Our team of experienced writers and editors follows a strict set of guidelines to ensure the highest quality content. We conduct thorough research, fact-check all information, and rely on credible sources to back up our claims. Our content is reviewed by subject-matter experts to ensure accuracy and clarity.

We believe in transparency and maintain editorial independence from our advertisers. Our team does not receive direct compensation from advertisers, allowing us to create unbiased content that prioritizes your interests.

The plantaris tendon lies in the middle part of the calf muscle, on the back of the leg about halfway between the knee joint and the ankle. It extends from the plantaris muscle and attaches to the Achilles tendon, which is the tendon just above the heel and behind the ankle joint. A relatively small tendon, the plantaris tendon is not as vital to overall function as the Achilles tendon, but it can, on occasion, rupture and cause severe discomfort.

A plantaris rupture occurs most often during sports activities, particularly tennis. As a result, this type of injury is sometimes referred to as "tennis leg." Rapid movements required by tennis players, such as accelerating rapidly toward the net or making abrupt direction changes, can strain this area of the leg, leading to injury. Plantaris ruptures occur more often in male athletes, particularly part-time athletes between 40 and 60 years old.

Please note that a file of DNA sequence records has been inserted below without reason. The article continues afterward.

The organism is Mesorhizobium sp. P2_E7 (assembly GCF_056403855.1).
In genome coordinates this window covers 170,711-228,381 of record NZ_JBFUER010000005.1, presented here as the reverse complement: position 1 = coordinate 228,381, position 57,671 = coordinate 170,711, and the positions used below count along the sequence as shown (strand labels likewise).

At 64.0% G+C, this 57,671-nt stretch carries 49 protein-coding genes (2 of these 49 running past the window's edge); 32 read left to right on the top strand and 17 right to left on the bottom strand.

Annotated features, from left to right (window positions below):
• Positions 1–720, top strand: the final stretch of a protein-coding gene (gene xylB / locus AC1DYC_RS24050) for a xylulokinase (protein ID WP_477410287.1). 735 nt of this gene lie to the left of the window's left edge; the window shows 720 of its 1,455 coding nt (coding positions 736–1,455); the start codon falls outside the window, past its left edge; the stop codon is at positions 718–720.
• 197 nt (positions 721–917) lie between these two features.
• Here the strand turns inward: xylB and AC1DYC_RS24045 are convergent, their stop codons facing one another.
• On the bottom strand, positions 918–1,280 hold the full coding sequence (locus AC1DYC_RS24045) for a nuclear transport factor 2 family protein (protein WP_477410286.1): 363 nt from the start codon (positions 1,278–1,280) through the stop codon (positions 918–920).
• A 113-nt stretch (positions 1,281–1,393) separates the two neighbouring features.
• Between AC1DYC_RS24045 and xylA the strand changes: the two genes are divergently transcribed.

When the injury occurs, the individual might actually hear or feel the tendon pop and feel an intense, stabbing pain in the calf. Pain accompanying a plantaris tendon rupture is persistent and lies deeper within the calf muscle than if the muscle itself were strained. In some cases, the plantaris muscle and tendon have suffered chronic swelling that finally manifests in a rupture, but most of the time, the injury occurs suddenly.

A plantaris tendon strain can sometimes be mistaken for an injury to the Achilles tendon. Doctors diagnosing the strain must examine the Achilles tendon and evaluate movement in the foot, heel and lower leg to rule out damage to this area. Damage to the Achilles tendon is a more serious condition and requires orthopedic treatment. By contrast, a plantaris tear can be treated with rest, alternating cold and heat, elevation and analgesics to manage the pain. Plantaris tendon strains also can be accompanied by swelling and strain or damage to the calf muscle itself.